In 1981 a group of film students from Staten Island decided to make a movie about the Cropsey legend. Although largely a story told around New York and New Jersey, it's one of the cornerstones of American urban legends, known to most as the "hook-hand" killer, although it went a lot further than an attack on two teenagers on lovers' lane. He lived in the tunnels of the Seaview Hospital on Staten Island, New York and would capture children to take back and murder, among other things. Supposedly an escaped mental patient, the story was partially based on Andre Rand, a janitor at the notorious Willowbrook State School. He already had done time for sexual crimes against minors before being brought to trial for kidnaping and murder and, although the latter charges were dismissed for lack of evidence, the first has been enough to keep him incarcerated to this day.
The more morbid parts of the legend were ripe for filming and, since Friday the 13th had grossed nearly 60 million dollars on a budget of around half a million, director Joe Giannone and his writing partner Gary Sales figured making a similar movie based on a real legend could make them a decent amount of money as well as break them into the filmmaking business. Only problem was, a guy named Harvey Weinstein and young director Tony Maylam had thought the same thing. Their movie, The Burning, was already in production. That led Giannone and Sales to come up with an entirely new villain, Madman Marz, to terrorize their camp.
As Thanksgiving approaches the children at an exclusive camp for gifted kids prepare to greet their families and head home. On the last night they are told a frightening story by the camp's manager Max (Frederick Neumann) about the local legend of a man who killed his family and was lynched, but whose body was never found. Supposedly if anyone speaks his name above a whisper he will hunt them down and either hang them or decapitate them. No one believes Max, and so they all do exactly what they shouldn't do. Marz (Paul Ehlers) definitely exists, and he is spotted by Richie (Tom Candela), who gets distracted and ends up at Marz's house.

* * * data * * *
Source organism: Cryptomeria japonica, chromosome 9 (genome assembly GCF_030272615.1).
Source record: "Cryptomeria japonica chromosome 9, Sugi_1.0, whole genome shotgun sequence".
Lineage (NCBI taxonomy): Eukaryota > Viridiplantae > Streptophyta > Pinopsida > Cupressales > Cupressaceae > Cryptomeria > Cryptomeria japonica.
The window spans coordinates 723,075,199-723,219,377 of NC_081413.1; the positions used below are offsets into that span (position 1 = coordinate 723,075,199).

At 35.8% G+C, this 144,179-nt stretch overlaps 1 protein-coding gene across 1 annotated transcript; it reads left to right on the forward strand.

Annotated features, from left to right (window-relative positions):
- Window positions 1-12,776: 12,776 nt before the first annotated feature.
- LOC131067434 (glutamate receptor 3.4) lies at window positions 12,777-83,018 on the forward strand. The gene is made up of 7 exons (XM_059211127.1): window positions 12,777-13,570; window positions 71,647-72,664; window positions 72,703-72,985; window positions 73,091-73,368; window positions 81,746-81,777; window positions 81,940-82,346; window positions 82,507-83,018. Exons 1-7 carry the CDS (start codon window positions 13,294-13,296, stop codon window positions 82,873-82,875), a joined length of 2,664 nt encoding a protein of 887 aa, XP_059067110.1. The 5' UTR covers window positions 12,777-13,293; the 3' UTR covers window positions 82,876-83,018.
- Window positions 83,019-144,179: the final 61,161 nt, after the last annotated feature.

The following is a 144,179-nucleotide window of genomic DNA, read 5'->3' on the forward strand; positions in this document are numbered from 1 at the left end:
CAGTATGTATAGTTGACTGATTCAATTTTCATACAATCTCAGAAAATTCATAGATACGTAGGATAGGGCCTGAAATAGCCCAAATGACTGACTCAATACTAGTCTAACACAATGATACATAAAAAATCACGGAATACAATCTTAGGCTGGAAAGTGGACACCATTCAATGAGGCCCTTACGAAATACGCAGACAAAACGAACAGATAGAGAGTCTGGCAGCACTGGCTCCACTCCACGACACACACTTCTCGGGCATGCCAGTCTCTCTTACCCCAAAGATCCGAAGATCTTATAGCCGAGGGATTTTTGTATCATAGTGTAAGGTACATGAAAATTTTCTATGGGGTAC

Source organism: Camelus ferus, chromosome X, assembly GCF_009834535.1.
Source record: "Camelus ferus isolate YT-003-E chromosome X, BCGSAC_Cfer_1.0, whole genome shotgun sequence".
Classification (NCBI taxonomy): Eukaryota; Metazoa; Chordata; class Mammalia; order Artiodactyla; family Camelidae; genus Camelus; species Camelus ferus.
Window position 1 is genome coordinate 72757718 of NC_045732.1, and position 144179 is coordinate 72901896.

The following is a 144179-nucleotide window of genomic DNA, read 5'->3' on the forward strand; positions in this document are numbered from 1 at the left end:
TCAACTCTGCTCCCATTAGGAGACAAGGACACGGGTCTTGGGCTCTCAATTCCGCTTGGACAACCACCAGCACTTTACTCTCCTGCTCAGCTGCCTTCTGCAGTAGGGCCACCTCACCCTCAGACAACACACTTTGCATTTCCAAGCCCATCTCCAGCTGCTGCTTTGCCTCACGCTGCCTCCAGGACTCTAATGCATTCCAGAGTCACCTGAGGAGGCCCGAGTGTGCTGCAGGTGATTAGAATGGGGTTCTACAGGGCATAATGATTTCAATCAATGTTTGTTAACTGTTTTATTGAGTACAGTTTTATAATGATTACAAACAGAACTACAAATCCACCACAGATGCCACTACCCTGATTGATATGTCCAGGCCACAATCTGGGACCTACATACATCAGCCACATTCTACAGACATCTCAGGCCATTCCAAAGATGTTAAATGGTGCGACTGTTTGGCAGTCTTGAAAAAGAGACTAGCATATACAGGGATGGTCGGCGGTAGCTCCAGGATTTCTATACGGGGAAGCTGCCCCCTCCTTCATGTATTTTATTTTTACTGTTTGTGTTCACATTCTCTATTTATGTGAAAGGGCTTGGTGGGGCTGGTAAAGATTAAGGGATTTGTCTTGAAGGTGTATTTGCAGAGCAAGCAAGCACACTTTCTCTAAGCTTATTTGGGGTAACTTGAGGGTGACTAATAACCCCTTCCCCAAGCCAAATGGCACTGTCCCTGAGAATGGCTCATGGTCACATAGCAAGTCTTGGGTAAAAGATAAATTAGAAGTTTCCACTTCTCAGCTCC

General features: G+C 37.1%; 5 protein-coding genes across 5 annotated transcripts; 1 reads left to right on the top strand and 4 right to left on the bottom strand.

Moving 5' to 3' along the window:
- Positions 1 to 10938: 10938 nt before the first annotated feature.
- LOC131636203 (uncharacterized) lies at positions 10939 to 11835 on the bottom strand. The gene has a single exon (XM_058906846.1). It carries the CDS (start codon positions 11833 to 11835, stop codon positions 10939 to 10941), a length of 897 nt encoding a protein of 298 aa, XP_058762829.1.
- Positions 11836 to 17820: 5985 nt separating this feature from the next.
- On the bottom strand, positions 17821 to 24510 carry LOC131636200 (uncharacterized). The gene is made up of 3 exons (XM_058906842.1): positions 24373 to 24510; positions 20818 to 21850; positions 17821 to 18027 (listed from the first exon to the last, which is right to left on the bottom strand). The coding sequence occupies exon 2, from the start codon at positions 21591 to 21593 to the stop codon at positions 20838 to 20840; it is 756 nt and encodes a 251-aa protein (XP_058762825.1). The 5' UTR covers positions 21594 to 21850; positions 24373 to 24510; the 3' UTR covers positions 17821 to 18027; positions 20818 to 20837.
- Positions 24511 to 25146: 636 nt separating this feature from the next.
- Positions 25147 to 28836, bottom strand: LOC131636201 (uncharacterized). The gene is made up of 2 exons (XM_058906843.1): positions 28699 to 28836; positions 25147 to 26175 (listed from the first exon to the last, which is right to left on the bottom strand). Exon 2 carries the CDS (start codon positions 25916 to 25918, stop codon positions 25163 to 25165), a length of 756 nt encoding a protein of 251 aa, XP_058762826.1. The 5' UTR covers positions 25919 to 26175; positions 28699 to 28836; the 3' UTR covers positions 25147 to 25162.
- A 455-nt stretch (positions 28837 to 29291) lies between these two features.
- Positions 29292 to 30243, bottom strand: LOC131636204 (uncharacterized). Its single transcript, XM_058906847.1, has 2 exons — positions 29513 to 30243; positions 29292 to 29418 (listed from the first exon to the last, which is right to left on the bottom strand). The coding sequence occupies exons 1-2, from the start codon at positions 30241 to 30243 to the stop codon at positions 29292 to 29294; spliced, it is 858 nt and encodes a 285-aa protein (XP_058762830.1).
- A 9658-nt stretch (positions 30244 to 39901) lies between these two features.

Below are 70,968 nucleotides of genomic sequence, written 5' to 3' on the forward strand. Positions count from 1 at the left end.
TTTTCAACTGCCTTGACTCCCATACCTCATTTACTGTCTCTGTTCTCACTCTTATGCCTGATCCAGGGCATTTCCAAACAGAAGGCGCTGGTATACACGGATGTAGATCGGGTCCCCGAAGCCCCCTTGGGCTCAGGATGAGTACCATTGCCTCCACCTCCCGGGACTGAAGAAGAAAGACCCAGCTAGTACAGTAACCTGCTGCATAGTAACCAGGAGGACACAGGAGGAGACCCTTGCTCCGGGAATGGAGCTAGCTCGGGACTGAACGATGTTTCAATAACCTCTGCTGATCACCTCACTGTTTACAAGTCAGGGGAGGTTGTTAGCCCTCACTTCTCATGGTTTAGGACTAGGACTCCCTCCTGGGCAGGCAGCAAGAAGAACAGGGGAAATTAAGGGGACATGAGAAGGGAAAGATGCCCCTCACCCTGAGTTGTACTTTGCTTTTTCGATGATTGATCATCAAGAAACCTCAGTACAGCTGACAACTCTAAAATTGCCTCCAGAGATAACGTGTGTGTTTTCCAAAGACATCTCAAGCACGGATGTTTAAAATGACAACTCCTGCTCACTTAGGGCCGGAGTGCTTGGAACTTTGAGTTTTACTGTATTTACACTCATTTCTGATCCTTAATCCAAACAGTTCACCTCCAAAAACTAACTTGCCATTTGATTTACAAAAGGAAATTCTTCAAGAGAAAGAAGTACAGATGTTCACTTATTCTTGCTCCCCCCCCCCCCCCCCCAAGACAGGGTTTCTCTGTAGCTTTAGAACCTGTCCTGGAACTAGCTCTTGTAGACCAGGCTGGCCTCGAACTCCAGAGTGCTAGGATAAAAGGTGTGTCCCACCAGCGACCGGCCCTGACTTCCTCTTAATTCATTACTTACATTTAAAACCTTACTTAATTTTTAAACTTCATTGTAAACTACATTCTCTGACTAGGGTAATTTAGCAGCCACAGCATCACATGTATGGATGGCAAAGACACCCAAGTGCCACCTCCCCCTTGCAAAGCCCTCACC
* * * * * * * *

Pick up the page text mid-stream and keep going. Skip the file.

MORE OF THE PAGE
TP (Tony Nunziata) soon realizes Richie is missing, and after spending a bit of time with Betsy (Gaylen Ross) in the camp's hot tub decides to go out looking for him. When TP doesn't return Betsy tells another counselor, Dave (Seth Jones), who also does not return, leading the others to go searching for their missing colleagues and falling victim, one by one, to Marz.
This movie has become a cult favorite in recent years, and I can say it has a few things going for it. One is Paul Ehler's makeup. The Madman Marz get-up is well done for a small budget, and Joe Giannone wisely keeps him in the dark so that the more rubbery parts of the costume aren't so obvious. When it comes to most of the killings they are also well executed, even if they are laughably ridiculous.
Despite Giannone and Sales doing their best, the movie is by different turns excruciatingly boring and hilariously awful. A good amount of the running time is spent wandering around the woods calling out the names of everyone missing, while another five minutes or so is spent in a hot tub with water the color of chicken broth with Betsy and TP circling one another while Tony Nunziata sings a cringe-inducing folk song written by Gary Sales.
Madman is a chore to sit through despite the few good parts, and the only reason it was remembered was because of good poster art that enticed people who had exhausted every other option in the local video store's horror section to give it a go. It's definitely not the worst slasher film I have seen, but it still was early enough in the genre that it had the leeway to do what it wanted and pull out a few surprises. This does happen occasionally, but even those are barely competent.
Time: 88 minutes
Starring: Gaylen Ross, Tony Nunziata, Tom Candela, Harriet Bass, Seth Jones, Jan Claire, Alex Murphy, Paul Ehlers
Director: Paul Giannone
Post a Comment